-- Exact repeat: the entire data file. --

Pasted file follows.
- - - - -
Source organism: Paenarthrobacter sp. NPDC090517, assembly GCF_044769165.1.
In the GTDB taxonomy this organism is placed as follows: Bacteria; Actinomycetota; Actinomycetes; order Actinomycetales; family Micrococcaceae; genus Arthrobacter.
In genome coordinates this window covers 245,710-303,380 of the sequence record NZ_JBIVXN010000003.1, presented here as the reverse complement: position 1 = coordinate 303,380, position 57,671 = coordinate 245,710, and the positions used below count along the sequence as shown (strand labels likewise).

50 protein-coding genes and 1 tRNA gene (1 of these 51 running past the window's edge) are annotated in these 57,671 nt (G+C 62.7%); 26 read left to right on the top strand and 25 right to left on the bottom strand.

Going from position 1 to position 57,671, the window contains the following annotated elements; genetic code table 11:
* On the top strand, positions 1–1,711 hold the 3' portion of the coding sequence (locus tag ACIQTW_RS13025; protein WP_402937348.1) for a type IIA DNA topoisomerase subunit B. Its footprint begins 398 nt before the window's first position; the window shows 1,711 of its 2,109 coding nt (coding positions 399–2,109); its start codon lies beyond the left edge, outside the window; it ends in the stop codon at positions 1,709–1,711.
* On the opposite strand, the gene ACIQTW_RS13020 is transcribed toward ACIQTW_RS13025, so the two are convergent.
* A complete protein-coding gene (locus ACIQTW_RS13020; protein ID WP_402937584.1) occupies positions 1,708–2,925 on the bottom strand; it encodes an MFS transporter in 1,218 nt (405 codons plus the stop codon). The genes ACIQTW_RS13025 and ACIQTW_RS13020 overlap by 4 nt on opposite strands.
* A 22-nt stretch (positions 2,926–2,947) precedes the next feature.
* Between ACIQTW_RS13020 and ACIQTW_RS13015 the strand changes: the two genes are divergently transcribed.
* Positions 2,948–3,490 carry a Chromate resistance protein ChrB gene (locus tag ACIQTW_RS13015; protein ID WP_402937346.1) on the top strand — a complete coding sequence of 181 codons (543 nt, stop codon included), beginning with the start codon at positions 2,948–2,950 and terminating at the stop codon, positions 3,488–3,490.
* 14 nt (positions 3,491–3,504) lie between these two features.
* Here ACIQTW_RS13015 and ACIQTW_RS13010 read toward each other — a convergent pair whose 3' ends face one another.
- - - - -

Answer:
Source organism: Paenarthrobacter sp. NPDC090517, assembly GCF_044769165.1.
In the GTDB taxonomy this organism is placed as follows: Bacteria; Actinomycetota; Actinomycetes; order Actinomycetales; family Micrococcaceae; genus Arthrobacter.
In genome coordinates this window covers 245,710-303,380 of the sequence record NZ_JBIVXN010000003.1, presented here as the reverse complement: position 1 = coordinate 303,380, position 57,671 = coordinate 245,710, and the positions used below count along the sequence as shown (strand labels likewise).

50 protein-coding genes and 1 tRNA gene (1 of these 51 running past the window's edge) are annotated in these 57,671 nt (G+C 62.7%); 26 read left to right on the top strand and 25 right to left on the bottom strand.

Going from position 1 to position 57,671, the window contains the following annotated elements; genetic code table 11:
* On the top strand, positions 1–1,711 hold the 3' portion of the coding sequence (locus tag ACIQTW_RS13025; protein WP_402937348.1) for a type IIA DNA topoisomerase subunit B. Its footprint begins 398 nt before the window's first position; the window shows 1,711 of its 2,109 coding nt (coding positions 399–2,109); its start codon lies beyond the left edge, outside the window; it ends in the stop codon at positions 1,709–1,711.
* On the opposite strand, the gene ACIQTW_RS13020 is transcribed toward ACIQTW_RS13025, so the two are convergent.
* A complete protein-coding gene (locus ACIQTW_RS13020; protein ID WP_402937584.1) occupies positions 1,708–2,925 on the bottom strand; it encodes an MFS transporter in 1,218 nt (405 codons plus the stop codon). The genes ACIQTW_RS13025 and ACIQTW_RS13020 overlap by 4 nt on opposite strands.
* A 22-nt stretch (positions 2,926–2,947) precedes the next feature.
* Between ACIQTW_RS13020 and ACIQTW_RS13015 the strand changes: the two genes are divergently transcribed.
* Positions 2,948–3,490 carry a Chromate resistance protein ChrB gene (locus tag ACIQTW_RS13015; protein ID WP_402937346.1) on the top strand — a complete coding sequence of 181 codons (543 nt, stop codon included), beginning with the start codon at positions 2,948–2,950 and terminating at the stop codon, positions 3,488–3,490.
* 14 nt (positions 3,491–3,504) lie between these two features.
* Here ACIQTW_RS13015 and ACIQTW_RS13010 read toward each other — a convergent pair whose 3' ends face one another.